Throughout the day’s discussions, several speakers from government, international organizations and research institutions – including the ITPC’s coordinating partners the Indonesian Environment and Forestry Ministry, the Center for International Forestry Research (CIFOR), UN Environment Programme, and the Food and Agriculture of the United Nations – addressed the importance of international collaboration and mutual learning, particularly between countries in the global South.

Speakers also raised capacity strengthening at all levels, as well as community engagement and alternative livelihoods among people currently living on peatland, as key points in implementing sustainable peatland management.

Read also: Hanging in the balance: Preservation, restoration and sustainable management in Indonesian peatlands

Peatland is pictured in Peru. Photo by Rupesh Bhomia/CIFOR

Speaking during a high-level panel on national forest policy and peatland management, Robert Nasi, the Director General of CIFOR – which is the lead center of the CGIAR Research Program on Forests, Trees and Agroforestry (FTA) – emphasized the importance of bringing economics into peatland preservation and restoration, stating: “We have absolutely to conserve the peatlands that have been so far preserved […] because it is much more costly to restore than to conserve.”

“What we have now in Indonesia is a result of a decision that was taken 40 years ago to open the peatlands for industrial exploitation,” Nasi added.

Separately, Minister Siti spoke in more detail about Indonesia’s peatland management experience, for which it has enjoyed international recognition in recent years. According to Minister Siti, the country’s experience in managing its over 15 million hectares of peatlands began early last century, when local tribes such as those in Kalimantan managed peatlands in a sustainable manner. Following that was the period of extensive peatland utilization beginning in the 1970s, which saw timber plantations, large-scale agriculture and draining that degraded significant areas.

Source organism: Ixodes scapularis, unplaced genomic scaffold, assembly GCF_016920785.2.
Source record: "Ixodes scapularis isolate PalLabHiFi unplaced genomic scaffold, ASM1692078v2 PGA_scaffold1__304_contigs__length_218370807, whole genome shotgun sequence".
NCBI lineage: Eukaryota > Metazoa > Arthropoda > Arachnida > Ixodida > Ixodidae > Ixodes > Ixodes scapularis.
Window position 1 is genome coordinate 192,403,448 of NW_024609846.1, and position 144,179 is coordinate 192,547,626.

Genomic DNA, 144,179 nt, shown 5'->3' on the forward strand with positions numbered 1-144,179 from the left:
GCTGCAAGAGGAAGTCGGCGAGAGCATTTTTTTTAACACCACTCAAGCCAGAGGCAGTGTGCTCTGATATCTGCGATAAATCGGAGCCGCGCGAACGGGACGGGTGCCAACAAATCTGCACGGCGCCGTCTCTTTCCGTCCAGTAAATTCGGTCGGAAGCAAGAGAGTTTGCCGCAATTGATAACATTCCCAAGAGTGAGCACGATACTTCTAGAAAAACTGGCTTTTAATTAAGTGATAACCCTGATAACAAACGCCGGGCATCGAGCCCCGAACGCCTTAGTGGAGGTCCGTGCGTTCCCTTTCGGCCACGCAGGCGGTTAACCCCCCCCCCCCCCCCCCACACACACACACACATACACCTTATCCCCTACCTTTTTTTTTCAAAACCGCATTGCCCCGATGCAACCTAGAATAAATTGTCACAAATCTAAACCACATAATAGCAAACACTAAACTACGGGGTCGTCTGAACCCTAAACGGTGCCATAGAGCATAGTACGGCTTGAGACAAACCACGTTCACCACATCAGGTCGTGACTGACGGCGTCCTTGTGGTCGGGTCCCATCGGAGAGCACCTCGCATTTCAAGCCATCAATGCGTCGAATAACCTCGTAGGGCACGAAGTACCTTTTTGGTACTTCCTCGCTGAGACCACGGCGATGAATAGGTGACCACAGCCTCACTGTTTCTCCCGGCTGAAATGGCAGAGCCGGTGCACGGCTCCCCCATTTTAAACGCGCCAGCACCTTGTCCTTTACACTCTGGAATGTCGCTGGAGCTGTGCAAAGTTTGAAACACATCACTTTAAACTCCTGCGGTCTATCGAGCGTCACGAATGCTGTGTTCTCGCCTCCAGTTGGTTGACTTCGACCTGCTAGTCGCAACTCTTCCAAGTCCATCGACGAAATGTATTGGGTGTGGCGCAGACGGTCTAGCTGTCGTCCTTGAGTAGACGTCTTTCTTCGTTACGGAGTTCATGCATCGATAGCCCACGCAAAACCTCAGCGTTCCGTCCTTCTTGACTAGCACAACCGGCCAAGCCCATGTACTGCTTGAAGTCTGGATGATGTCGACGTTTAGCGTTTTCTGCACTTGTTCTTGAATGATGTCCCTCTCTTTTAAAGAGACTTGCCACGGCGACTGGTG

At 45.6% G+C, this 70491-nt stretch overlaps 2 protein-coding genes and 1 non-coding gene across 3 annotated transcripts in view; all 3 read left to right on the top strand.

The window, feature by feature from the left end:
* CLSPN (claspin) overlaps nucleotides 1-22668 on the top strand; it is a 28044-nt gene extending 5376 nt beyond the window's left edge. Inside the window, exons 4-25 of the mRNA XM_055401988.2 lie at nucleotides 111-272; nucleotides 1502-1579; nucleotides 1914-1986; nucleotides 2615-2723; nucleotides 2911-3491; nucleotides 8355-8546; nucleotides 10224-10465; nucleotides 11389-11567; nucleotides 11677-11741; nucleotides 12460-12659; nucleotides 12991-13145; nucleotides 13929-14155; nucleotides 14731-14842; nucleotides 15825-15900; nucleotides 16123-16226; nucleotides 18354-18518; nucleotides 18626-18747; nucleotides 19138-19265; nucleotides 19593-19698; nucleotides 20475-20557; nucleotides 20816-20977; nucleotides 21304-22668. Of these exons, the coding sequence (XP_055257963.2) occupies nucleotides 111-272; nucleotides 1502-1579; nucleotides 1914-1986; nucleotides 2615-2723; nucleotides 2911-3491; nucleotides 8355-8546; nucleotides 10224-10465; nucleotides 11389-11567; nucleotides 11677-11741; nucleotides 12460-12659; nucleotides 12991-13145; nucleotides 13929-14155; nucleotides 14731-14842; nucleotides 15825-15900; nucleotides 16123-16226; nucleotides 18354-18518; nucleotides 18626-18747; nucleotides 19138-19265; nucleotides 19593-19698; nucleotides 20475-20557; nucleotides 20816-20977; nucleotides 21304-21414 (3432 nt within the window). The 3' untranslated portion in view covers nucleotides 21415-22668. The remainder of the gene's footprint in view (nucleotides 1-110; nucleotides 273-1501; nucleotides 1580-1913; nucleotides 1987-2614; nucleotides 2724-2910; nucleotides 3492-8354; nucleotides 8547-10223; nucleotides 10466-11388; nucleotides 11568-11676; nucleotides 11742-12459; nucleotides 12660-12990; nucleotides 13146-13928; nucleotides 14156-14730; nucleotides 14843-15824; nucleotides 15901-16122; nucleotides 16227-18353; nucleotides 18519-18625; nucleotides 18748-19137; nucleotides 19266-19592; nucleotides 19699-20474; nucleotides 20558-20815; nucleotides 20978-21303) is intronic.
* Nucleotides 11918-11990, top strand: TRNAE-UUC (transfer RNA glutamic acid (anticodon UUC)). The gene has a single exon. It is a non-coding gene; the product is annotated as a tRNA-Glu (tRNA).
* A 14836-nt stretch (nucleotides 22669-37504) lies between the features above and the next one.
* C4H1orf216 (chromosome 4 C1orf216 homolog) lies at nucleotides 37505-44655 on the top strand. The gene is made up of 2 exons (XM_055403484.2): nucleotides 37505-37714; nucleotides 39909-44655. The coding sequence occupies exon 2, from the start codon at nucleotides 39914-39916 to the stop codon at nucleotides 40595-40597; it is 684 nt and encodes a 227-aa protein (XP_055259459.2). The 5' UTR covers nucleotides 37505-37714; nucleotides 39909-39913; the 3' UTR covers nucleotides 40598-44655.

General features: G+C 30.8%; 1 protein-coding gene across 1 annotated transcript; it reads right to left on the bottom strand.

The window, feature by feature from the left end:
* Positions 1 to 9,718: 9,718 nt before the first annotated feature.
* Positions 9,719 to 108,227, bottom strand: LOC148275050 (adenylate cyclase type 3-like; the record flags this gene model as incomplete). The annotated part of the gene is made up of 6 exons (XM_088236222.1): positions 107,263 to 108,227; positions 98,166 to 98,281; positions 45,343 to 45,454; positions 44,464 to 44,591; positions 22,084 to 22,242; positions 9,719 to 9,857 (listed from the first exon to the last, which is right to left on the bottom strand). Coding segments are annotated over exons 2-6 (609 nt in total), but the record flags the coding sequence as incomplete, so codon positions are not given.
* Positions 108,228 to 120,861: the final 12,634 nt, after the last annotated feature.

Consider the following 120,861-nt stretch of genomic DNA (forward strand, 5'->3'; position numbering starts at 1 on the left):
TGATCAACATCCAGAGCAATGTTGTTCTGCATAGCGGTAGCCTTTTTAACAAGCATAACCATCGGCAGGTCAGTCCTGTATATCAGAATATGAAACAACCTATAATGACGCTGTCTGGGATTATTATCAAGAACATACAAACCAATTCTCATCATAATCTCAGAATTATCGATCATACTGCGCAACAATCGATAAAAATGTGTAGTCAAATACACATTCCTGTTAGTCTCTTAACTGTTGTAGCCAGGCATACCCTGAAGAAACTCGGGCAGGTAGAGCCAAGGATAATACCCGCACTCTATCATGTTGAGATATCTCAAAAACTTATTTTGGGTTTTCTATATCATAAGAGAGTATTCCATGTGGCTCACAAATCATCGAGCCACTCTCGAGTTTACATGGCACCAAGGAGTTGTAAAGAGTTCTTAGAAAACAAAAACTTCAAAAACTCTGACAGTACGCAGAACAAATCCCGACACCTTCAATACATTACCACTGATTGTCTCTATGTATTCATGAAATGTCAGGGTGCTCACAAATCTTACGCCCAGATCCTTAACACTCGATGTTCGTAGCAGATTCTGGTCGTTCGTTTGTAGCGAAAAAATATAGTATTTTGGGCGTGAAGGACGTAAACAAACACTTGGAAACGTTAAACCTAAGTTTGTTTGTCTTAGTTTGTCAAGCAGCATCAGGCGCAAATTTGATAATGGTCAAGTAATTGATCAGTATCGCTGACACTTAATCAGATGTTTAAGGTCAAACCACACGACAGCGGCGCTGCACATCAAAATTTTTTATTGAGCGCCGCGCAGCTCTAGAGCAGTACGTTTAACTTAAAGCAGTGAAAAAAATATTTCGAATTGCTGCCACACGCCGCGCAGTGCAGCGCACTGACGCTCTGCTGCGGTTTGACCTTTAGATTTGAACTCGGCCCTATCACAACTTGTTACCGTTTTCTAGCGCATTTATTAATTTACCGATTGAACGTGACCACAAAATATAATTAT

The present was a “corrective era”, Minister Siti said. Since severe fires and haze in 2015 that focused the world’s gaze on the region’s peatlands, Indonesia has enacted a peatland restoration agency, strengthened a moratorium on new licenses, improved primary forest, and overseen strict enforcement of its policies. It is now also instrumental in the establishment of the ITPC.

A researcher measures tree diameter in a tropical peat swamp forest. Photo by Sigit Deni Sasmito/CIFOR

It is this experience that could benefit countries such as the Republic of the Congo and the DRC, following the discovery in recent years of the world’s biggest single area of peatland in the Congo Basin.

Following a panel discussion on best practices in Indonesian peatlands, including lessons learned, opportunities and challenges, CIFOR Senior Scientist Daniel Murdiyarso – whose work also forms part of FTA – moderated the day’s final panel on international collaboration and experience in peatlands.

Read also: New map reveals more peat in the tropics

During the session, in a pertinent description of community engagement, CIFOR researcher Dede Rohadi outlined the Haze-Free Sustainable Livelihoods project, which is also part of CIFOR’s work on peatlands that links to FTA. The project itself is designed by the International Fund for Agricultural Development (IFAD), and complements a bigger project on the sustainable management of peatland ecosystems in Indonesia, led by the Environment and Forestry Ministry.

A major objective of Haze-Free Sustainable Livelihoods, an action-research project in Riau province, is to find a way to involve communities in peat conservation, Rohadi said. This would help to improve community members’ livelihoods while also remaining in line with peatland conservation strategies.

Communities are an important actor in peatland management, he emphasized, and policies or interventions could fail if the constraints and objectives of communities were ignored. Researchers and decisionmakers must understand community behavior when designing interventions and writing regulations, he added.

In Riau, some communities historically used fire for clearing land, but this did not result in wildfire because at that time the peatland was still wet. Coconut, betel nut and pineapple are among possible alternatives to the oil palm that is often associated with peatland draining, if they can be made adequately financially attractive.

In addition to this action research, CIFOR is also carrying out biophysical research in five of the seven Indonesian provinces currently targeted for restoration efforts, Murdiyarso said, adding that a special issue on peatland challenges containing 12 papers was set to be published soon.